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Are You Teaching Your Kids Bad Phone Habits?

From the Show: Healthy Children
Summary: Are you using your smartphone around your children? Could your behavior with your device have a negative effect on them?
Air Date: 3/12/14
Duration: 10
Host: Melanie Cole, MS
Guest Bio: David Hill, MD
david hill 2013Dr. David Hill is Vice President of Cape Fear Pediatrics in Wilmington, NC and Adjunct Assistant Professor of Pediatrics at UNC Medical School. He serves on the executive committees of the North Carolina Pediatric Society and the American Academy of Pediatrics Council On Communications and the Media. In addition to writing a monthly column for Wilmington Parent Magazine, Dr. Hill writes and records for multiple websites including as Livestrong.com, eHow.com, and thedoctorsvideos.com. He has three children, ages 6, 9, and 11.
Are You Teaching Your Kids Bad Phone Habits?
Many a parent has turned to a smartphone or tablet during a restaurant outing with children.

How does this mobile device use affect parent-child interactions?

Researchers recently sought to describe patterns of how caregivers and children use mobile devices around each other.

In the study, "Patterns of Mobile Device Use by Caregivers and Children During Meals in Fast Food Restaurants," published in the April 2014 Pediatrics (published online March 10), researchers observed 55 caregivers eating with one or more young child in fast food restaurants.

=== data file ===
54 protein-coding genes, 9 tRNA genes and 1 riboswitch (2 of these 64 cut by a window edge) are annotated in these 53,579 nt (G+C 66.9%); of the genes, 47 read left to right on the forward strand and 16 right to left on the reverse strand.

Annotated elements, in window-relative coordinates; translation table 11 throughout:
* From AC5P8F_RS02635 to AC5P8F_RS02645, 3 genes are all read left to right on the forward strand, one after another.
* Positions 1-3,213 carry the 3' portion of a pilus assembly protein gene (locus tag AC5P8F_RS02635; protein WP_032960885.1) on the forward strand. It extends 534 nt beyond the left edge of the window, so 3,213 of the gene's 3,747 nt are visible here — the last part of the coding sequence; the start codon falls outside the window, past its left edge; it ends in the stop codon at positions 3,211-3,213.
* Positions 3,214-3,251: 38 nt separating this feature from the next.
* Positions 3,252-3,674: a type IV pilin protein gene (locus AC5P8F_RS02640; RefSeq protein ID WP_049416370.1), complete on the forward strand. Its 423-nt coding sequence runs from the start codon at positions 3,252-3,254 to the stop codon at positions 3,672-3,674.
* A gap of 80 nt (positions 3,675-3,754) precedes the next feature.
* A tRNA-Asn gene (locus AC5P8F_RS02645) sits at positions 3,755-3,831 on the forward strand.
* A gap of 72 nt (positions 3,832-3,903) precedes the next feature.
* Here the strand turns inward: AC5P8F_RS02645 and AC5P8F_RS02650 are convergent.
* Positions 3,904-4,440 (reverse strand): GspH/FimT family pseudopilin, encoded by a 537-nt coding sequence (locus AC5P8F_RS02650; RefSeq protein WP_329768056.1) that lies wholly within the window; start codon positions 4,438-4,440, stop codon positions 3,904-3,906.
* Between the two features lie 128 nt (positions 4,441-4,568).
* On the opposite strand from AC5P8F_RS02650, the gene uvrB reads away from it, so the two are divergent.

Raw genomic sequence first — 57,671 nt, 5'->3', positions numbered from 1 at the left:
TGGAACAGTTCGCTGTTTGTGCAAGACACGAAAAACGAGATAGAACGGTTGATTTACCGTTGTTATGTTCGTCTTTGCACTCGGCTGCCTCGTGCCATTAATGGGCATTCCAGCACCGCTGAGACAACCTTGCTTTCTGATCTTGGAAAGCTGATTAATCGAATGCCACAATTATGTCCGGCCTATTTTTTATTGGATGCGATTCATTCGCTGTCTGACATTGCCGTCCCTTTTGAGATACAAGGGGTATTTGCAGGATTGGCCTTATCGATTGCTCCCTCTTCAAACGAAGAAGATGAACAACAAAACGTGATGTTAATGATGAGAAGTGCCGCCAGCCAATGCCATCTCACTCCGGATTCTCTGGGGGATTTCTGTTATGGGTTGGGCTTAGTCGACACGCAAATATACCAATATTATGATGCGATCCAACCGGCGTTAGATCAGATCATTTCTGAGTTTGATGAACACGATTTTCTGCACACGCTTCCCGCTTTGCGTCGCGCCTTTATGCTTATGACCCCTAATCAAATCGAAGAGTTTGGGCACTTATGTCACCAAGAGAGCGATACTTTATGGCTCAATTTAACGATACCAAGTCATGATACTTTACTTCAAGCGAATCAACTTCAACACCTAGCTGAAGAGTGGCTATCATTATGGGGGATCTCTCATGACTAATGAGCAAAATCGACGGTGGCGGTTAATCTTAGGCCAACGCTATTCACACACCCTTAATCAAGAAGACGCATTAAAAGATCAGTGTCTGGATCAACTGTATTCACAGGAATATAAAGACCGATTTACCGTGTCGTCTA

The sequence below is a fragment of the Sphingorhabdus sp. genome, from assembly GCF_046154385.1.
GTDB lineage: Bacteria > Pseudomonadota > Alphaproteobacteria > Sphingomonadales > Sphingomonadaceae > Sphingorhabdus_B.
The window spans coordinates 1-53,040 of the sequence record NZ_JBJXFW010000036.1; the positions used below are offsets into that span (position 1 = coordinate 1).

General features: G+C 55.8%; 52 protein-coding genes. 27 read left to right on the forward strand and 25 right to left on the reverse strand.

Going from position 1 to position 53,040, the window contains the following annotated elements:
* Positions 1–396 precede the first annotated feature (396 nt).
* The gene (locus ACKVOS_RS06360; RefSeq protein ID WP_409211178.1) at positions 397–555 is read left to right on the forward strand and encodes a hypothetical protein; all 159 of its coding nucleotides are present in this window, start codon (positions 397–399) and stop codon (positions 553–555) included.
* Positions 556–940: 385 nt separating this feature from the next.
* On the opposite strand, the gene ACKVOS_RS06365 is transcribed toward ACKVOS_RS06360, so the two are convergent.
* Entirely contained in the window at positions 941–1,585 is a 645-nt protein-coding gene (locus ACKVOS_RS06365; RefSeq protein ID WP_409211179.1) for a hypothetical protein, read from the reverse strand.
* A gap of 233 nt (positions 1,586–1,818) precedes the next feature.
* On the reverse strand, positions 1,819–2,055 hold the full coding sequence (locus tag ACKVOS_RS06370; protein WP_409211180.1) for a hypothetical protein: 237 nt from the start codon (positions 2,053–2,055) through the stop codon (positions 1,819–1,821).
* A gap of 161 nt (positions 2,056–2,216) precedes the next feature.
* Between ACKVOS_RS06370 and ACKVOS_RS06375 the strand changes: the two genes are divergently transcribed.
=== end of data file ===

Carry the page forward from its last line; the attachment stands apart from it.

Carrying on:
The researchers wrote detailed field notes, describing how the caregivers used their mobile devices and how they interacted with the children.

Researchers described how "absorbed" the caregiver was in the device, how children responded when caregivers used a device and how caregivers managed this behavior, and co-viewing or shared use of devices by caregivers and children.

Caregivers who used devices ranged from having the device on the table to almost constant absorption with the device throughout the meal.

Some children accepted the lack of engagement and entertained themselves; others acted out in a bid for attention.

The study raises several questions for future research, including what types of activity (eg, work, entertainment) on mobile devices are associated with the highest levels of caregiver absorption, and what are the long-term effects on child development from caregivers who frequently become absorbed with a device while spending time with their children.

Dr. David Hill discusses the results of the study, as well as the significant impact smartphone use can have on those around you.
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